In some instances, the program may be supplied to the user encoded on a CD-ROM or a floppy disk (both generally depicted by the storage device 662), or alternatively could be read by the user from the network via a modem device connected to the computer 650. Still further, the computer system 600 can load the software from other computer readable media. This may include magnetic tape, a ROM or integrated circuit, a magneto-optical disk, a radio or infra-red transmission channel between the computer and another device, a computer readable card such as a PCMCIA card, and the Internet 620 and Intranets including email transmissions and information recorded on Internet sites and the like. The foregoing are merely examples of relevant computer readable media. Other computer readable media may be practised without departing from the scope and spirit of the invention.
The event-triggered notification over a network can be realised in a centralised fashion in one computer system 600, or in a distributed fashion where different elements are spread across several interconnected computer systems.
Computer program means or computer program in the present context mean any expression, in any language, code or notation, of a set of instructions intended to cause a system having an information processing capability to perform a particular function either directly or after either or both of the following: a) conversion to another language, code or notation or b) reproduction in a different material form.
In the foregoing manner, a method, an apparatus, and a computer program product for event-triggered notification over a network are disclosed. While only a small number of embodiments are described, it will be apparent to those skilled in the art in view of this disclosure that numerous changes and/or modifications can be made without departing from the scope and spirit of the invention.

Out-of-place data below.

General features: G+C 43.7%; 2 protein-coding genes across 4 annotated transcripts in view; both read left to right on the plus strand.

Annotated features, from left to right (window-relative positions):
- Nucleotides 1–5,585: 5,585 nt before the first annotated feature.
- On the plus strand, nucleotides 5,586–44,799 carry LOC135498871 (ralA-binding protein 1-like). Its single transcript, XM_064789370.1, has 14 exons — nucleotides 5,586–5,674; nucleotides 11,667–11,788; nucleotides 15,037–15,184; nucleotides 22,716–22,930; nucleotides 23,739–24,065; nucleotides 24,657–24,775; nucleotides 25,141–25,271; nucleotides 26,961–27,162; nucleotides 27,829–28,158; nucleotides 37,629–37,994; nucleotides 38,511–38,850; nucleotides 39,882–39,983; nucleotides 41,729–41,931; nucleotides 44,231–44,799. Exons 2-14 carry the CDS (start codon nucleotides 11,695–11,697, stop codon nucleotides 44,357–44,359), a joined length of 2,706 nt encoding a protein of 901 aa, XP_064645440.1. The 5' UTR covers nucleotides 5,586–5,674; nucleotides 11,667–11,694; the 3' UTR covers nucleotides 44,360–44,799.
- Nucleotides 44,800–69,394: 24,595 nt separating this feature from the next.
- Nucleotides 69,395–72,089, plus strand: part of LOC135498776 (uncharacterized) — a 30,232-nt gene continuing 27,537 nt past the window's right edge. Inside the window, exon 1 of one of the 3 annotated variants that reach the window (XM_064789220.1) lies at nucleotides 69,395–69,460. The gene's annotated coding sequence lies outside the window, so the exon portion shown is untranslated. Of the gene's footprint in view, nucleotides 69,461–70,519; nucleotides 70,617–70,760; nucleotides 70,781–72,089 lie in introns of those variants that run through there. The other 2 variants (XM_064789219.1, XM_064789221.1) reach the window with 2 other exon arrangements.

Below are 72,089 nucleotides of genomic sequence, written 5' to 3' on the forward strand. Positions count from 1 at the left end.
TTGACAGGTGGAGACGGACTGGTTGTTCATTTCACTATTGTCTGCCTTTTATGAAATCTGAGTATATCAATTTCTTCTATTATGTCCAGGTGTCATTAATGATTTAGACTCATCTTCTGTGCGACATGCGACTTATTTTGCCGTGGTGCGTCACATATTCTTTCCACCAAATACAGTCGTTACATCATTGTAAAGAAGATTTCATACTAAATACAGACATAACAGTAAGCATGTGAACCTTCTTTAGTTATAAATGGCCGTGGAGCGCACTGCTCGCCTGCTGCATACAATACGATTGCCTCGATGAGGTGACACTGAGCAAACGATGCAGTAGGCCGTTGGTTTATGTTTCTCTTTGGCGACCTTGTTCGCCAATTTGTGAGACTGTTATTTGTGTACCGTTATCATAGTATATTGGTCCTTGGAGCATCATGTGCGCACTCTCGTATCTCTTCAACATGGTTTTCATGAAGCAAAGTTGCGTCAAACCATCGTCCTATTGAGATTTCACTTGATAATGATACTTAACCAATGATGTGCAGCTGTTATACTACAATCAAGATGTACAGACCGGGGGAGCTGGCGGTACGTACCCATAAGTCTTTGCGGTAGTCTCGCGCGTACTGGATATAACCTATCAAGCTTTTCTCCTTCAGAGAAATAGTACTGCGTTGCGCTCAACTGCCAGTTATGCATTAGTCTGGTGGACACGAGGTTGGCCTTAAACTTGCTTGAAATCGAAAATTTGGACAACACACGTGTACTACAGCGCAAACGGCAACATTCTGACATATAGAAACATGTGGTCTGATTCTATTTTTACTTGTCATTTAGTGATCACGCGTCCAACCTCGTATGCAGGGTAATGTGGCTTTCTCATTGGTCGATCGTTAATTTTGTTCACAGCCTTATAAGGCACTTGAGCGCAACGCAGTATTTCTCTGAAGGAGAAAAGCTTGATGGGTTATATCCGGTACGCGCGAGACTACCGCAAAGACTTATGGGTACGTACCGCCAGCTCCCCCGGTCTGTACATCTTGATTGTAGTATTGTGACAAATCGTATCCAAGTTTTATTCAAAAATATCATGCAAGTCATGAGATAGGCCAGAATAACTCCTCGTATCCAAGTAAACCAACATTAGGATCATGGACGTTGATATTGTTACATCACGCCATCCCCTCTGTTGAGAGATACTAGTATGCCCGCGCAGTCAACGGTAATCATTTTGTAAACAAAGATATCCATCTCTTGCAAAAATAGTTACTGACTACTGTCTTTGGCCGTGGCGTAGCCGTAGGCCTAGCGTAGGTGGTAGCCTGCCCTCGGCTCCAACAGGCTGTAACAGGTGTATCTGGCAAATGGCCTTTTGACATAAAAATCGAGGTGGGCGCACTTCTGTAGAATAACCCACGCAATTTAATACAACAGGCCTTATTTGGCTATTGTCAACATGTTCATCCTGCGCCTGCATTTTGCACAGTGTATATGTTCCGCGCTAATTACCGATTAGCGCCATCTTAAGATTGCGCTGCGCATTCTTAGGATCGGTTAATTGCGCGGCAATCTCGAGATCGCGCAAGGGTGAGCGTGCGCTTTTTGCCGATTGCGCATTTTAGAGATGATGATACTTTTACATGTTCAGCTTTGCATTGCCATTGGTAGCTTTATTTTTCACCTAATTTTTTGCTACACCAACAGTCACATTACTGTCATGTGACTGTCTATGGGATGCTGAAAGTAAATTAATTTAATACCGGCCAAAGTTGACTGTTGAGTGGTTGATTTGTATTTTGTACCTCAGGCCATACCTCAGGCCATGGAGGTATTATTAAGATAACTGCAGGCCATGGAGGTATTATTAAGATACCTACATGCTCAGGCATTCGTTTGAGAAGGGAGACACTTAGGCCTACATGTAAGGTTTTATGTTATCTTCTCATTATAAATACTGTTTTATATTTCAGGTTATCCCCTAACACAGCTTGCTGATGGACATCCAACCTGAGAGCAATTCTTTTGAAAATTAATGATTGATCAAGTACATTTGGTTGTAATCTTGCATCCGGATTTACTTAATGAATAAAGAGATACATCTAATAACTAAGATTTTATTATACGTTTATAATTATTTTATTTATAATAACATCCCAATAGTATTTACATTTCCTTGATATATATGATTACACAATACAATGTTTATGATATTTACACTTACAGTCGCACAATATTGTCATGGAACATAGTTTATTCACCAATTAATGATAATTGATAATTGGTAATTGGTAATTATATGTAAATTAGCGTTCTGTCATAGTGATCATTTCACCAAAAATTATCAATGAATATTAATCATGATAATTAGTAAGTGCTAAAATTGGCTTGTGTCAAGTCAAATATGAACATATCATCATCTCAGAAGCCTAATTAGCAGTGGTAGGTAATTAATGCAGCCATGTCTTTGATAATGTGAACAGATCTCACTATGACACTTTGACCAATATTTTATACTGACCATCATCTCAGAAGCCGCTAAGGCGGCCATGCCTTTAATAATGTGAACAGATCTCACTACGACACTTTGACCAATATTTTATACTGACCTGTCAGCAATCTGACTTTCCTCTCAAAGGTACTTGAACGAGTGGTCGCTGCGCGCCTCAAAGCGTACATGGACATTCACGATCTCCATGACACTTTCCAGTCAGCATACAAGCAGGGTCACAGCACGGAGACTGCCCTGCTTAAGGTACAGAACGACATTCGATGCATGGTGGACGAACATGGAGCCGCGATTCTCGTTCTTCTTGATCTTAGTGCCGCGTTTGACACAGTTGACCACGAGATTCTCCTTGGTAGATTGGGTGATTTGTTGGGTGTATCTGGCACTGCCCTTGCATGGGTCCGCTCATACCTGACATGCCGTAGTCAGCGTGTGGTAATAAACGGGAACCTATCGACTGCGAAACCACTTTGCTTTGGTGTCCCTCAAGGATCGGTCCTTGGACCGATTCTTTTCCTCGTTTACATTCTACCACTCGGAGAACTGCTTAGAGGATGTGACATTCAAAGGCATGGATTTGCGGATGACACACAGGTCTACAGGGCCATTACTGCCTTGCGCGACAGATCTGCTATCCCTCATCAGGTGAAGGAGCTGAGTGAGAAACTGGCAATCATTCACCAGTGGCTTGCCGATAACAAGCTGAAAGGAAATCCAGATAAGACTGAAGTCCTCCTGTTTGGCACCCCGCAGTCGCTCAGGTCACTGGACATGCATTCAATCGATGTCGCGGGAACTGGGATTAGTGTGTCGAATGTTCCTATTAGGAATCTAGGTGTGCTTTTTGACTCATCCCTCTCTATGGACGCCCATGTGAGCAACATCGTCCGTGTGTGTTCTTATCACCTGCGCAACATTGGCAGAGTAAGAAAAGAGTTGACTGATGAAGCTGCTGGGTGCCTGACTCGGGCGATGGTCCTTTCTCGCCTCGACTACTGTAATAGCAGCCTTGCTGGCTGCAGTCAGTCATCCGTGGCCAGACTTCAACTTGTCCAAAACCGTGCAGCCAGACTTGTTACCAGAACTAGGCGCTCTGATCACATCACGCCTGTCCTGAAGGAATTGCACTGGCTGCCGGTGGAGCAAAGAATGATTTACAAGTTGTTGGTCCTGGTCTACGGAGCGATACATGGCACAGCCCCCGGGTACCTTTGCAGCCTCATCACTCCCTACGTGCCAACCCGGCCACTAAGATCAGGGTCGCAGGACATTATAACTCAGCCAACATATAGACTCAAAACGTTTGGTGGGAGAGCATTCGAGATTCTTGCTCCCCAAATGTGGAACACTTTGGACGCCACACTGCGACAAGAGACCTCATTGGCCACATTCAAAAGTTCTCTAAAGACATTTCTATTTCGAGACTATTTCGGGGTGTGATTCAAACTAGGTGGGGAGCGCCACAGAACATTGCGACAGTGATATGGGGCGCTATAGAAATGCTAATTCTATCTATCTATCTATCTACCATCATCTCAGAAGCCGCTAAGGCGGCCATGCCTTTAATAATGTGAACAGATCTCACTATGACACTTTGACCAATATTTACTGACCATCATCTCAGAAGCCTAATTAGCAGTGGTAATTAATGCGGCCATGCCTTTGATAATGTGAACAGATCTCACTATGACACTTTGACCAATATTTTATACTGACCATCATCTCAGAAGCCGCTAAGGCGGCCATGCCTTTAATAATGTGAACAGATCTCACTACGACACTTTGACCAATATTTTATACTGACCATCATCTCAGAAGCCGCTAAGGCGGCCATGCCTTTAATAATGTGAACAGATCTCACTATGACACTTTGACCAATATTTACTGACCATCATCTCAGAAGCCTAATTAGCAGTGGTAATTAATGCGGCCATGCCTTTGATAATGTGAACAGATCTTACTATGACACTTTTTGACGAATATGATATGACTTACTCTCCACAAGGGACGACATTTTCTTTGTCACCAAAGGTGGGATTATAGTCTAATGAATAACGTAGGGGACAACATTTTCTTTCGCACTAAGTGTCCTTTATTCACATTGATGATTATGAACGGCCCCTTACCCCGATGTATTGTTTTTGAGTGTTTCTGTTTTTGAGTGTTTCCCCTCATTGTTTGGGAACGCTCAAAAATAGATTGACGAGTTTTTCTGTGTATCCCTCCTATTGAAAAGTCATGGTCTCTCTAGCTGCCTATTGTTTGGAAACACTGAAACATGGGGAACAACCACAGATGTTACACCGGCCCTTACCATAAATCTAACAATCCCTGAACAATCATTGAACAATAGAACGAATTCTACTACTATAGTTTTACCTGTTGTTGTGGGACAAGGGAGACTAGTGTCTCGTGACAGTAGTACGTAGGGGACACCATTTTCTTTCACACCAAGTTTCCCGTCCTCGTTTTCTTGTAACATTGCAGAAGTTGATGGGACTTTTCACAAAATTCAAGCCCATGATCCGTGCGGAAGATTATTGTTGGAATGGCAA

Advantages of the Invention
An advantage of the event-triggered notification described herein is that timely delivery of messages is ensured, while limiting inefficient usage of the bandwidth resources of the communications network.
It is be understood that the invention is not limited to the embodiments described, but that numerous alterations and modifications, as would be apparent to one skilled in the art, are included within its scope.
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|U.S. Classification||709/224, 709/226|
|International Classification||G06Q30/08, H04L29/08, G06F13/00, H04L29/06, G06F15/00, G06F15/16, H04L12/58|
|Cooperative Classification||H04L67/22, H04L67/306, H04L69/329, H04L67/26, H04L67/02, H04L29/06, H04L51/04, G06Q30/08, H04L12/581|
|European Classification||G06Q30/08, H04L29/08N21, H04L29/08N25, H04L29/06, H04L29/08N29U, H04L29/08N1|
|Jul 10, 2000||AS||Assignment|
Owner name: INTERNATIONAL BUSINESS MACHINES CORPORATION, NEW Y
Free format text: ASSIGNMENT OF ASSIGNORS INTEREST;ASSIGNORS:GUPTA, MANISH;MODANI, NATWAR;MITTAL, PARUL A.;REEL/FRAME:010933/0675
Effective date: 20000614
|Sep 19, 2007||FPAY||Fee payment|
Year of fee payment: 4
|Oct 26, 2011||FPAY||Fee payment|
Year of fee payment: 8